Tuesday, April 5, 2016

At the (old) movies: Chaney and Chan

Some notes from a mystery double feature presented by the local cinephile society:

In one special way, “Calling Dr. Death” (1943, Universal) is a rare film.

I don’t mean that it’s a film that for years was thought lost. Or that it’s a film of rare quality, for Lord knows it isn’t that.

“Calling Dr. Death” is a rare 1940s movie because one of its leading players is still with us.

I’m referring to Patricia Morison (note to any fellow copy editors out there: yes, there’s only one “r” in that last name), who plays Stella, assistant to Dr. Steel, who is played by Lon Chaney Jr.

Ms. Morison, I’m happy to say, last month celebrated her 101st birthday.

I mostly remember her as the villainess in Basil Rathbone’s last Sherlock Holmes film, “Dressed to Kill.” She later found more fame as a member of the original cast of “Kiss Me, Kate.”

“Calling Dr. Death,” directed by Reginald LeBorg, was the first in a series of “Inner Sanctum” mysteries produced by Universal. These movies were spin-offs of a radio show called “Inner Sanctum,” which was a weekly anthology of suspense plays, none of which were adapted for the movies.

The “Inner Sanctum” radio show began with one of the medium’s most famous sound effects: a slowly closing, creaking door that suddenly slams. Each radio drama was introduced by a narrator whose cheerful remarks were larded with so much campy gallows humor that you could almost feel the rope burns.

A year later, Columbia launched a series of B movies based on a similar radio show, “The Whistler.” These films, a few of them directed by a young William “House on Haunted Hill” Castle, hold up better than “Calling Dr. Death.” I haven’t seen the other Inner Sanctum movies, but I suspect that the folks at Columbia looked at them and figured out what not to do.

For some reason, the folks at Universal did not use (or weren’t allowed to use) the creaking-door sound. (Decades later, that effect was used to open each episode of the “CBS Radio Mystery Theater.”)

Instead, Universal came up with a different opening. We fade in on what looks like a library room. In the middle is a table. In the middle of the table is a big glass jar. In the jar is a distorted, dismembered head that introduces the movie.

I don’t know how “Calling Dr. Death” did at the box office, but I wouldn’t be surprised if, after the number crunching, that disembodied head had plenty of company.

Lon Chaney Jr. was known for playing characters who, like the Wolf Man, were caught in and tortured by circumstances not of their own making.

In this particularly tragic case, the circumstances are Edward Dein’s script and Mr. Chaney’s agent.

The script tells how Dr. Steel, who specializes in hypnosis, comes to believe that he has killed his unfaithful wife. He is dogged by a Columbo-style police detective played by J. Carrol Naish, an actor who was Irish and who was known for playing roles that capitalized on dialect humor. He played Charlie Chan on TV and the title role in “Life With Luigi,” a stupefyingly stereotypical radio show. When I was a kid, I first saw him as an Indian chief in a short-lived TV comedy called “Westward Ho.”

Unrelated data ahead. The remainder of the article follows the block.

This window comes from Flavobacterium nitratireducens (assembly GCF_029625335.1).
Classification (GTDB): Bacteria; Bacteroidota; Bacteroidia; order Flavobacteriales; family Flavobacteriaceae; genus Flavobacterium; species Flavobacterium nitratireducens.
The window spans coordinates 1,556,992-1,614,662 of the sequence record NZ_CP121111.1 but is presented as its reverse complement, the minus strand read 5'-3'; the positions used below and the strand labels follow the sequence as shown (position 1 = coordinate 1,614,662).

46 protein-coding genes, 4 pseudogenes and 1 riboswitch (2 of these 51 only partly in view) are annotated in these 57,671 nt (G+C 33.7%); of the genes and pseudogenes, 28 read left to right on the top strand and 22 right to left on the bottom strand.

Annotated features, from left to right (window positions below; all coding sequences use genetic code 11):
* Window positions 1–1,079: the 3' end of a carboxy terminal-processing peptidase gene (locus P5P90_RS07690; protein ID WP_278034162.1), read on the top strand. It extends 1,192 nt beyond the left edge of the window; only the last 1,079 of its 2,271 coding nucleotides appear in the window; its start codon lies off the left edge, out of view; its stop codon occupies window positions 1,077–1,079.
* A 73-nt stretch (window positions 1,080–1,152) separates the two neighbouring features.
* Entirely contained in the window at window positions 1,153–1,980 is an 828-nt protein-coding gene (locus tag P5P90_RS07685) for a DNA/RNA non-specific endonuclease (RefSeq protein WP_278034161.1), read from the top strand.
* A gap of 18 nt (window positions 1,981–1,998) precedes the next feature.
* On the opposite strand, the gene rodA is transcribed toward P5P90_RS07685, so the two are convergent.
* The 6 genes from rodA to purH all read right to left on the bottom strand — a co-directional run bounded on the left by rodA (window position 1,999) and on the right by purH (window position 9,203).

I don’t remember seeing Naish ever playing an Irish guy. (He’s also in the first “Whistler” movie, too.)

I can’t fault Chaney, but there’s not much good he – or anybody – can bring to a film that incorporates the worst of bad old-time radio, particularly the overwrought interior monologue, which we hear during a close-up of an (understandably) agonized Chaney.

When the plot is finally resolved and we’re finally told what was really going on, well, let’s just say it happened it bit too fast for me. Then again, it probably couldn’t have happened fast enough.

I must have seen the second feature,"Charlie Chan in Panama” (Fox, 1940), before; 40 years ago, one of the local TV stations used to run all the Chan films, then all the Rathbone Holmes films, so again, I should have been at least a little familiar with it.

So imagine my delight when the film got underway and I realized I had no memory of it. It was like watching a new Chan film, so I could play along and try to solve it as the great detective tried to stop a plot to blow up the Panama Canal.

One nice thing about the Chan films – including those I do remember seeing – is that most of the time the supporting cast consists of actors who are forgettable or whom I’ve seen so many times elsewhere that I forget whodunit anyway.

This film has its share of famous heavies – Jack LaRue and the often-employed Lionel Atwill, who also played Professor Moriarty. (I endured gum surgery many years ago, an experience not made any easier by the surgeon’s uncanny resemblance to Mr. Atwill. When the doc died, I was tempted to attend the wake just to make sure.)

The production values and direction (by Norman Foster) were solid, the film moved along likely, and the cluing (as we mystery writers call it) was fair, though right near the end I had a pretty good idea who the baddie was.

And, as you might have heard, the Panama Canal was not blown up.

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